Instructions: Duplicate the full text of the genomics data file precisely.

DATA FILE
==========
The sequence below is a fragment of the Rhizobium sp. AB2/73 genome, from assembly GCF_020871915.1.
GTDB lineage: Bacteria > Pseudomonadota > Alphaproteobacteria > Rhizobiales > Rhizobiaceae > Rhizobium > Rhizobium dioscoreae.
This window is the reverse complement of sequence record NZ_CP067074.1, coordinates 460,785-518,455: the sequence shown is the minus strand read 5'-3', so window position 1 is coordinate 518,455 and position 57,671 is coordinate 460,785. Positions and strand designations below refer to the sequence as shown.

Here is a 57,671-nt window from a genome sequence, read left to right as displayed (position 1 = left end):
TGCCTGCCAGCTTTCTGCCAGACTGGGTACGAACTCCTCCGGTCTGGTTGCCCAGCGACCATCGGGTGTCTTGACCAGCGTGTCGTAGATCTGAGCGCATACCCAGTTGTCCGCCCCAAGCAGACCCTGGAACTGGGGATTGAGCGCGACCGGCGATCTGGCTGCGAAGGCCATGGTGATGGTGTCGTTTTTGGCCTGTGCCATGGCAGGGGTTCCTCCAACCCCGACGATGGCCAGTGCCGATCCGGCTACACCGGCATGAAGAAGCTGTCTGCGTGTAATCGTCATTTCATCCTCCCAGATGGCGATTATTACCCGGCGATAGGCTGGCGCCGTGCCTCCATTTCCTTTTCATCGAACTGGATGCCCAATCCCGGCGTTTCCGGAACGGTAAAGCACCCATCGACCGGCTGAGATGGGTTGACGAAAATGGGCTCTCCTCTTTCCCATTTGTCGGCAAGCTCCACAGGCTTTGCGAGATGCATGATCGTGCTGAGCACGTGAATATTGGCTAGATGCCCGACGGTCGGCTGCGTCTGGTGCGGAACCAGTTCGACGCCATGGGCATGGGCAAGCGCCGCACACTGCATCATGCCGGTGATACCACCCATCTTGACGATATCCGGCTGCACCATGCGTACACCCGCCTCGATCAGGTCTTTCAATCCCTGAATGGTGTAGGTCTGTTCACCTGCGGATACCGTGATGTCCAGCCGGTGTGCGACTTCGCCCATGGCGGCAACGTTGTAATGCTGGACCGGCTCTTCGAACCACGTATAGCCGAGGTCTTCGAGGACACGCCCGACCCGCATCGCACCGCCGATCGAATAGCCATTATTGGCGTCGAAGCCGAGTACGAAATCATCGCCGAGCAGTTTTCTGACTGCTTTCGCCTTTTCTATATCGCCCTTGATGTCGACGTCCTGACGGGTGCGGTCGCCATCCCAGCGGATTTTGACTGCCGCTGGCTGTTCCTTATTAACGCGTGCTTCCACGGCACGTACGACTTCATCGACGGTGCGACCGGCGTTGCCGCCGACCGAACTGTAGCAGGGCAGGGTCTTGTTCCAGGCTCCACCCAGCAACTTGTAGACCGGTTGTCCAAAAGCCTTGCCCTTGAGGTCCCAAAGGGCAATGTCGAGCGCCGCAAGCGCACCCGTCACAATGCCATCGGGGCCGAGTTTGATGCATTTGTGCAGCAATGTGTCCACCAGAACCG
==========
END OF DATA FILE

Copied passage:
The sequence below is a fragment of the Rhizobium sp. AB2/73 genome, from assembly GCF_020871915.1.
GTDB lineage: Bacteria > Pseudomonadota > Alphaproteobacteria > Rhizobiales > Rhizobiaceae > Rhizobium > Rhizobium dioscoreae.
This window is the reverse complement of sequence record NZ_CP067074.1, coordinates 460,785-518,455: the sequence shown is the minus strand read 5'-3', so window position 1 is coordinate 518,455 and position 57,671 is coordinate 460,785. Positions and strand designations below refer to the sequence as shown.

Here is a 57,671-nt window from a genome sequence, read left to right as displayed (position 1 = left end):
TGCCTGCCAGCTTTCTGCCAGACTGGGTACGAACTCCTCCGGTCTGGTTGCCCAGCGACCATCGGGTGTCTTGACCAGCGTGTCGTAGATCTGAGCGCATACCCAGTTGTCCGCCCCAAGCAGACCCTGGAACTGGGGATTGAGCGCGACCGGCGATCTGGCTGCGAAGGCCATGGTGATGGTGTCGTTTTTGGCCTGTGCCATGGCAGGGGTTCCTCCAACCCCGACGATGGCCAGTGCCGATCCGGCTACACCGGCATGAAGAAGCTGTCTGCGTGTAATCGTCATTTCATCCTCCCAGATGGCGATTATTACCCGGCGATAGGCTGGCGCCGTGCCTCCATTTCCTTTTCATCGAACTGGATGCCCAATCCCGGCGTTTCCGGAACGGTAAAGCACCCATCGACCGGCTGAGATGGGTTGACGAAAATGGGCTCTCCTCTTTCCCATTTGTCGGCAAGCTCCACAGGCTTTGCGAGATGCATGATCGTGCTGAGCACGTGAATATTGGCTAGATGCCCGACGGTCGGCTGCGTCTGGTGCGGAACCAGTTCGACGCCATGGGCATGGGCAAGCGCCGCACACTGCATCATGCCGGTGATACCACCCATCTTGACGATATCCGGCTGCACCATGCGTACACCCGCCTCGATCAGGTCTTTCAATCCCTGAATGGTGTAGGTCTGTTCACCTGCGGATACCGTGATGTCCAGCCGGTGTGCGACTTCGCCCATGGCGGCAACGTTGTAATGCTGGACCGGCTCTTCGAACCACGTATAGCCGAGGTCTTCGAGGACACGCCCGACCCGCATCGCACCGCCGATCGAATAGCCATTATTGGCGTCGAAGCCGAGTACGAAATCATCGCCGAGCAGTTTTCTGACTGCTTTCGCCTTTTCTATATCGCCCTTGATGTCGACGTCCTGACGGGTGCGGTCGCCATCCCAGCGGATTTTGACTGCCGCTGGCTGTTCCTTATTAACGCGTGCTTCCACGGCACGTACGACTTCATCGACGGTGCGACCGGCGTTGCCGCCGACCGAACTGTAGCAGGGCAGGGTCTTGTTCCAGGCTCCACCCAGCAACTTGTAGACCGGTTGTCCAAAAGCCTTGCCCTTGAGGTCCCAAAGGGCAATGTCGAGCGCCGCAAGCGCACCCGTCACAATGCCATCGGGGCCGAGTTTGATGCATTTGTGCAGCAATGTGTCCACCAGAACCG